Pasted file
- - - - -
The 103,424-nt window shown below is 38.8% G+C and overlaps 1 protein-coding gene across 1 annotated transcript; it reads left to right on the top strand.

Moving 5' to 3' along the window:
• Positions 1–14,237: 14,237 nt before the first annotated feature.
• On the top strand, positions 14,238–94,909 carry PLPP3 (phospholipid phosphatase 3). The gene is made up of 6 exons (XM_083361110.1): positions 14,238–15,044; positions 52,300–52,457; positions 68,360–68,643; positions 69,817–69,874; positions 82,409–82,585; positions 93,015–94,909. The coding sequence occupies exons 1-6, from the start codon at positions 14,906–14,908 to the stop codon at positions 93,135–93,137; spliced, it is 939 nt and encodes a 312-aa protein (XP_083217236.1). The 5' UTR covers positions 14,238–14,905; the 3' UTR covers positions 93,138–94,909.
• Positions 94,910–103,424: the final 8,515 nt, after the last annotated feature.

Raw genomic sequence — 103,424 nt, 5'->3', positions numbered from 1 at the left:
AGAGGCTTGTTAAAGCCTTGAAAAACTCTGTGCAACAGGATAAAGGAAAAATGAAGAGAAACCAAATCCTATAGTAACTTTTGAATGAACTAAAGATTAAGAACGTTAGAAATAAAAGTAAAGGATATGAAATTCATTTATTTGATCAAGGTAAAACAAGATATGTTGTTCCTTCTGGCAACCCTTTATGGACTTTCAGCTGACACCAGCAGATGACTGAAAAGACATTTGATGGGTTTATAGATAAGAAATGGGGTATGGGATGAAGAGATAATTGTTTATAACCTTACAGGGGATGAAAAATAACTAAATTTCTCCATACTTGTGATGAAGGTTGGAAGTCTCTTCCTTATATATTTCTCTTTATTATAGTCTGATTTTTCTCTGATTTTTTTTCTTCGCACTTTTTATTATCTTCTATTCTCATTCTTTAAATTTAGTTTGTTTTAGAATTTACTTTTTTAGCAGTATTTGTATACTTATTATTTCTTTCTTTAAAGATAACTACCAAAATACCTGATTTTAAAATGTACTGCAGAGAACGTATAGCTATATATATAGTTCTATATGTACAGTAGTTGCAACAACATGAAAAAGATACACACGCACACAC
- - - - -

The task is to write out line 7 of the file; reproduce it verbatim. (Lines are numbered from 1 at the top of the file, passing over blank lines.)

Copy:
AGAGGCTTGTTAAAGCCTTGAAAAACTCTGTGCAACAGGATAAAGGAAAAATGAAGAGAAACCAAATCCTATAGTAACTTTTGAATGAACTAAAGATTAAGAACGTTAGAAATAAAAGTAAAGGATATGAAATTCATTTATTTGATCAAGGTAAAACAAGATATGTTGTTCCTTCTGGCAACCCTTTATGGACTTTCAGCTGACACCAGCAGATGACTGAAAAGACATTTGATGGGTTTATAGATAAGAAATGGGGTATGGGATGAAGAGATAATTGTTTATAACCTTACAGGGGATGAAAAATAACTAAATTTCTCCATACTTGTGATGAAGGTTGGAAGTCTCTTCCTTATATATTTCTCTTTATTATAGTCTGATTTTTCTCTGATTTTTTTTCTTCGCACTTTTTATTATCTTCTATTCTCATTCTTTAAATTTAGTTTGTTTTAGAATTTACTTTTTTAGCAGTATTTGTATACTTATTATTTCTTTCTTTAAAGATAACTACCAAAATACCTGATTTTAAAATGTACTGCAGAGAACGTATAGCTATATATATAGTTCTATATGTACAGTAGTTGCAACAACATGAAAAAGATACACACGCACACAC